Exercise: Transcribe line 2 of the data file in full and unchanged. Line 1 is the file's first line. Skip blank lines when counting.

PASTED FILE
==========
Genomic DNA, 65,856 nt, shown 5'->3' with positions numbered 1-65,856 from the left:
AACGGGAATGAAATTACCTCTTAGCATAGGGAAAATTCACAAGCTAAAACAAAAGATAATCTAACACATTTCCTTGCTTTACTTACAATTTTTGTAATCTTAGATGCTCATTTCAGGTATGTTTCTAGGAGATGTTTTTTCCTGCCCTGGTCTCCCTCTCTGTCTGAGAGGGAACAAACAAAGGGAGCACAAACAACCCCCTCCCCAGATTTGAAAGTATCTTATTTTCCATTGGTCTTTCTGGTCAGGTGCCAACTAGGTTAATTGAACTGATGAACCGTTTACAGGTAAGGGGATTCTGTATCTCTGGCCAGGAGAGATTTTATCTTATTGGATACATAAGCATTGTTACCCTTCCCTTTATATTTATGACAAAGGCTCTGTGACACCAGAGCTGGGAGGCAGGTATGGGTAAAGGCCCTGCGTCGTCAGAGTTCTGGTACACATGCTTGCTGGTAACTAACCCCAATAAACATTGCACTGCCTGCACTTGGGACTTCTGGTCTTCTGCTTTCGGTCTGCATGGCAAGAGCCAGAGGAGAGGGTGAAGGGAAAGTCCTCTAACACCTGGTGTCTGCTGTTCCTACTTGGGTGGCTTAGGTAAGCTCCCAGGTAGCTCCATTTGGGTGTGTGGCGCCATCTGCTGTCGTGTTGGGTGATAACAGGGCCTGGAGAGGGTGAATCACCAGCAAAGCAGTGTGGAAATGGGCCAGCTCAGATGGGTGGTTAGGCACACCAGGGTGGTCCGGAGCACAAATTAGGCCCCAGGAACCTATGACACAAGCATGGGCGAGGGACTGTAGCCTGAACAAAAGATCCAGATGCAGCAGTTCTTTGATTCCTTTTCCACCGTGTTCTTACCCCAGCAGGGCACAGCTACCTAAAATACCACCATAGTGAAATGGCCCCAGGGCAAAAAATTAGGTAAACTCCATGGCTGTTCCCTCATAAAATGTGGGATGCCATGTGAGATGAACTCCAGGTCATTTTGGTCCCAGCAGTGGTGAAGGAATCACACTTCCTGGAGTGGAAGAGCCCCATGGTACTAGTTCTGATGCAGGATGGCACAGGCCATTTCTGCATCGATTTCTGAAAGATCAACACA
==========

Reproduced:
AACGGGAATGAAATTACCTCTTAGCATAGGGAAAATTCACAAGCTAAAACAAAAGATAATCTAACACATTTCCTTGCTTTACTTACAATTTTTGTAATCTTAGATGCTCATTTCAGGTATGTTTCTAGGAGATGTTTTTTCCTGCCCTGGTCTCCCTCTCTGTCTGAGAGGGAACAAACAAAGGGAGCACAAACAACCCCCTCCCCAGATTTGAAAGTATCTTATTTTCCATTGGTCTTTCTGGTCAGGTGCCAACTAGGTTAATTGAACTGATGAACCGTTTACAGGTAAGGGGATTCTGTATCTCTGGCCAGGAGAGATTTTATCTTATTGGATACATAAGCATTGTTACCCTTCCCTTTATATTTATGACAAAGGCTCTGTGACACCAGAGCTGGGAGGCAGGTATGGGTAAAGGCCCTGCGTCGTCAGAGTTCTGGTACACATGCTTGCTGGTAACTAACCCCAATAAACATTGCACTGCCTGCACTTGGGACTTCTGGTCTTCTGCTTTCGGTCTGCATGGCAAGAGCCAGAGGAGAGGGTGAAGGGAAAGTCCTCTAACACCTGGTGTCTGCTGTTCCTACTTGGGTGGCTTAGGTAAGCTCCCAGGTAGCTCCATTTGGGTGTGTGGCGCCATCTGCTGTCGTGTTGGGTGATAACAGGGCCTGGAGAGGGTGAATCACCAGCAAAGCAGTGTGGAAATGGGCCAGCTCAGATGGGTGGTTAGGCACACCAGGGTGGTCCGGAGCACAAATTAGGCCCCAGGAACCTATGACACAAGCATGGGCGAGGGACTGTAGCCTGAACAAAAGATCCAGATGCAGCAGTTCTTTGATTCCTTTTCCACCGTGTTCTTACCCCAGCAGGGCACAGCTACCTAAAATACCACCATAGTGAAATGGCCCCAGGGCAAAAAATTAGGTAAACTCCATGGCTGTTCCCTCATAAAATGTGGGATGCCATGTGAGATGAACTCCAGGTCATTTTGGTCCCAGCAGTGGTGAAGGAATCACACTTCCTGGAGTGGAAGAGCCCCATGGTACTAGTTCTGATGCAGGATGGCACAGGCCATTTCTGCATCGATTTCTGAAAGATCAACACA